Home News Hot Docs 2018 – It Was a Very Good Year

Hot Docs 2018 – It Was a Very Good Year

Hot Docs 2018 - It Was a Very Good Year
Promotional image from Transformer.

Hot Docs 2018 – It Was a Very Good Year

by Staff

(May 7, 2018 – Toronto, ON) It is North America’s largest documentary festival, conference and market, and this year was bigger and better than ever. Almost 250 documentaries from Canada and around the world were presented during the festival’s 25th annual edition that wrapped last night. The 11-day event attracted a record-breaking audience estimated at 223,000.

Sticking with the numbers, the festival welcomed more than 300 guest filmmakers and subjects from across Canada and around the world to present their films and take part in special post-screening Q&A sessions with audiences. The final, official film selections were chosen from a record number of 3060 films submitted to Hot Docs.

“Thank you to all of the exceptionally talented filmmakers who helped us celebrate our 25th anniversary Festival this year,” said Brett Hendrie, Hot Docs’ executive director. “The stories you told captivated and inspired Festival audiences, further demonstrating the importance of documentary film and its ability to strengthen our connection to the people and world that surrounds us.”

Last night it was announced that the Rogers Audience Award for Best Canadian Documentary went to Transformer, with a $50,000 cash prize, courtesy of Rogers Group of Funds, being given to director Michael Del Monte. Part of that award is a special encore screening, which took place at 7:00pm at the Hot Docs Ted Rogers Cinema. The film tells the story of a Janae Marie Kroczaleski, a trans woman who was once a famous male world-record powerlifter.

And when audience votes were tallied after the final screening yesterday, it was determined that Transformer was also the winner of the Hot Docs Audience Award. With the Rogers Audience Award for Best Canadian Documentary, Hot Docs handed out over $272,000 in cash and prizes to films and filmmakers at this year’s festival.

Also, in the audience poll, the top short documentary was Prince’s Tale (D: Jamie Miller; Canada), and the top mid-length was Dreaming Murakami (D: Nitesh Anjaan; Denmark). The top DocX project went to Tree (D: Milica Zec, Winslow Turner Porter III; USA).

As determined by audience vote, following are the top 20 audience favourites, of which 9 are Canadian or Canadian co-productions:

1. Transformer (D: Michael Del Monte; Canada)
2. The Accountant of Auschwitz (D: Matthew Shoychet; Canada)
3. Won’t You Be My Neighbor? (D: Morgan Neville; USA)
4. The Game Changers (D: Louie Psihoyos; USA, Canada)
5. On Her Shoulders (D: Alexandria Bombach; USA)
6. Bathtubs Over Broadway (D: Dava Whisenant; USA)
7. The Silver Branch (D: Katrina Costello; Ireland)
8. The Oslo Diaries (D: Mor Loushy, Daniel Sivan; Canada, Israel)
9. Pick of the Litter (D: Dana Nachman, Don Hardy; USA)
10. The Silence of Others (D: Almudena Carracedo, Robert Bahar; Spain)
11. United Skates (D: Dyana Winkler, Tina Brown; USA)
12. Primas (D: Laura Bari; Canada, Argentina)
13. Letter From Masanjia (D: Leon Lee; Canada) 
14. This Mountain Life (D: Grant Baldwin; Canada)
15. Mr. Soul! (D: Sam Pollard, Melissa Haizlip; USA)
16. Laila at the Bridge (D: Elizabeth Mirzaei, Gulistan Mirzaei; Canada, Afghanistan)
17. The Guardians (D: Billie Mintz; Canada)
18. Warrior Women (D: Christina D. King, Elizabeth a. Castle; USA)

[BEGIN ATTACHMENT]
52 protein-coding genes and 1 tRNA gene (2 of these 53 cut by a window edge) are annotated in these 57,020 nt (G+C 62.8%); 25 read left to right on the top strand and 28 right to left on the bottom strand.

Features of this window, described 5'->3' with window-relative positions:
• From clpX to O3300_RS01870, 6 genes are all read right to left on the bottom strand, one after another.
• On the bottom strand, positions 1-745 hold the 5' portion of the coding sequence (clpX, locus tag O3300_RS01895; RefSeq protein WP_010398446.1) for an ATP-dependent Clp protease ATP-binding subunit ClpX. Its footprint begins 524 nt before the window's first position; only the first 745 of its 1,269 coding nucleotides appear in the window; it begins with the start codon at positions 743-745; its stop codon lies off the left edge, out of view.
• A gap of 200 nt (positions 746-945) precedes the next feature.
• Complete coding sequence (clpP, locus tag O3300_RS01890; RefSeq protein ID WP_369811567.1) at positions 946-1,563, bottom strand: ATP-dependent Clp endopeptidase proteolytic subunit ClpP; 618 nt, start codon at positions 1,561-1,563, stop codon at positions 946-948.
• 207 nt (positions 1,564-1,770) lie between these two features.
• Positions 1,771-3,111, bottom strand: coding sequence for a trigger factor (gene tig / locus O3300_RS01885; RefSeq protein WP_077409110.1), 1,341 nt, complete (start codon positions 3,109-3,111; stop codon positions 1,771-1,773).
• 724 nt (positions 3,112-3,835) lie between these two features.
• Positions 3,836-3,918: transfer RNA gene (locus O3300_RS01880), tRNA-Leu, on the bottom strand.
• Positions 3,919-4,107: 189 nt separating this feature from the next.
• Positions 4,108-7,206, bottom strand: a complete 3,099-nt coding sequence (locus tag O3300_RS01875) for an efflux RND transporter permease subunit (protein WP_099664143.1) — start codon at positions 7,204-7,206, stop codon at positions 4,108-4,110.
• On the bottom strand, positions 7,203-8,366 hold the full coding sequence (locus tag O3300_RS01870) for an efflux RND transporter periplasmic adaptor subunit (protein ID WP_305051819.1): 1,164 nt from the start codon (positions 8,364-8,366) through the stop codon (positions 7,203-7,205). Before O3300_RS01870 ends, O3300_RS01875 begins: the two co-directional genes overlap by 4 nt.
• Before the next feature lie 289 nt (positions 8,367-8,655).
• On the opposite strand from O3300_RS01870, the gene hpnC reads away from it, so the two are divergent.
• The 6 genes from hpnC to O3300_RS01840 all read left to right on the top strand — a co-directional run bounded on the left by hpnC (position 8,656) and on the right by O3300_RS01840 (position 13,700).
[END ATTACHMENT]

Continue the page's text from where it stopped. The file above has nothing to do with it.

19. Prince’s Tale (D: Jamie Miller; Canada)
20. Gurrumul (D: Paul Damien Williams; Australia)

During the Festival, Hot Docs also presented the seventh edition of the Big Ideas Series, presented by Scotia Wealth Management, which featured screenings and live onstage discussions with prominent documentary subjects. DocX, an interdisciplinary section of the Festival celebrating documentary work that lives outside of the traditional format, ran an expanded program that featured 14 virtual reality and interactive exhibits, a video installation presented in partnership with the Goethe-Institut Toronto, and a special live performance. And the second edition of the Food & Film series, which provided in-depth conversations with special Festival guests and partners, was extremely popular with several sold-out events. 
There was also a full week of industry programming that was attended by over 2698 delegates from around the world. Hot Docs mounted a roster of six workshops, 20 conference sessions, close to 15 networking events and parties, three Kickstart panels for emerging filmmakers, five micro-meetings, 18 Close Up With… sessions with broadcasters, the Doc Summit, and the Hot Docs Awards Presentation. Hot Docs also hosted 12 official delegations from Atlantic Canada, Bermuda, Chile, Europe, Germany, Italy, Japan, Mexico, The Nordic Region, Northern Ireland, South Africa and the USA.
The Hot Docs Forum, Hot Docs’ key international co-financing market event, Hot Docs Deal Maker, Hot Docs’ one-on-one curated pitch event, and Distribution Rendezvous, Hot Docs’ tailored meeting service for completed films seeking distribution, saw brisk pitching, networking and deal-making. In total, 21 projects— for which half of the producers and more than half of the directors attached were women—representing 20 countries were presented to a room of over 475 industry delegates including 220 key commissioning editors and funders at the Hot Docs Forum, and a total of 65 projects were pitched at approximately 800 meetings during Hot Docs Deal Maker.

Doc For Schools, Hot Docs’ education program that runs during the Festival and offers free in-theatre and in-school screenings of select Festival films, saw an estimated 101,086 students participate in the program in 2018 from schools in Toronto and throughout Ontario.

As the headline says, for Hot Docs 2018, it was a very good year. Congratulations.